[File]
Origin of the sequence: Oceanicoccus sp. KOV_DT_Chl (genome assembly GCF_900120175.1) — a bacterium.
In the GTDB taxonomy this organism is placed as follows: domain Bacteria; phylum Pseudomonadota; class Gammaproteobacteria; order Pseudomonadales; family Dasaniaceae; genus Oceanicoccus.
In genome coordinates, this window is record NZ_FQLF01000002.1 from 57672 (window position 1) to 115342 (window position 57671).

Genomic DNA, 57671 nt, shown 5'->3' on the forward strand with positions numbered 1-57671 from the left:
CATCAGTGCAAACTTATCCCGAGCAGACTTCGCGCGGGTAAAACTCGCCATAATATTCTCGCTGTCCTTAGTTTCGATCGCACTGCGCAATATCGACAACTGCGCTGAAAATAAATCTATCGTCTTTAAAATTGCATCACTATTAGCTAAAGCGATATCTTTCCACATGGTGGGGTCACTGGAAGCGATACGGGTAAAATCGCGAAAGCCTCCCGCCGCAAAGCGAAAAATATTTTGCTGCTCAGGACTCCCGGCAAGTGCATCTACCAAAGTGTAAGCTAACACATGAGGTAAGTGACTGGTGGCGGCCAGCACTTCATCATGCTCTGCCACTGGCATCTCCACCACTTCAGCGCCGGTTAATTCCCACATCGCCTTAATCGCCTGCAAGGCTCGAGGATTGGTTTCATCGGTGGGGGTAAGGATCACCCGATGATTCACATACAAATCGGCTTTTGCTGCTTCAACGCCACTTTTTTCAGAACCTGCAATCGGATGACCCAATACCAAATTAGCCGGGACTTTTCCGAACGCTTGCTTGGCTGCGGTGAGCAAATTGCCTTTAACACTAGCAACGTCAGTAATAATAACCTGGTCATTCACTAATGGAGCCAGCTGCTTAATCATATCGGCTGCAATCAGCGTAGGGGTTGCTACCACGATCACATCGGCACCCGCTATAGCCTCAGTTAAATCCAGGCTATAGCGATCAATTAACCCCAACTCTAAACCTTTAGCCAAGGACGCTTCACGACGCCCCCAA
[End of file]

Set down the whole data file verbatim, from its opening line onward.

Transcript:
Origin of the sequence: Oceanicoccus sp. KOV_DT_Chl (genome assembly GCF_900120175.1) — a bacterium.
In the GTDB taxonomy this organism is placed as follows: domain Bacteria; phylum Pseudomonadota; class Gammaproteobacteria; order Pseudomonadales; family Dasaniaceae; genus Oceanicoccus.
In genome coordinates, this window is record NZ_FQLF01000002.1 from 57672 (window position 1) to 115342 (window position 57671).

Genomic DNA, 57671 nt, shown 5'->3' on the forward strand with positions numbered 1-57671 from the left:
CATCAGTGCAAACTTATCCCGAGCAGACTTCGCGCGGGTAAAACTCGCCATAATATTCTCGCTGTCCTTAGTTTCGATCGCACTGCGCAATATCGACAACTGCGCTGAAAATAAATCTATCGTCTTTAAAATTGCATCACTATTAGCTAAAGCGATATCTTTCCACATGGTGGGGTCACTGGAAGCGATACGGGTAAAATCGCGAAAGCCTCCCGCCGCAAAGCGAAAAATATTTTGCTGCTCAGGACTCCCGGCAAGTGCATCTACCAAAGTGTAAGCTAACACATGAGGTAAGTGACTGGTGGCGGCCAGCACTTCATCATGCTCTGCCACTGGCATCTCCACCACTTCAGCGCCGGTTAATTCCCACATCGCCTTAATCGCCTGCAAGGCTCGAGGATTGGTTTCATCGGTGGGGGTAAGGATCACCCGATGATTCACATACAAATCGGCTTTTGCTGCTTCAACGCCACTTTTTTCAGAACCTGCAATCGGATGACCCAATACCAAATTAGCCGGGACTTTTCCGAACGCTTGCTTGGCTGCGGTGAGCAAATTGCCTTTAACACTAGCAACGTCAGTAATAATAACCTGGTCATTCACTAATGGAGCCAGCTGCTTAATCATATCGGCTGCAATCAGCGTAGGGGTTGCTACCACGATCACATCGGCACCCGCTATAGCCTCAGTTAAATCCAGGCTATAGCGATCAATTAACCCCAACTCTAAACCTTTAGCCAAGGACGCTTCACGACGCCCCCAA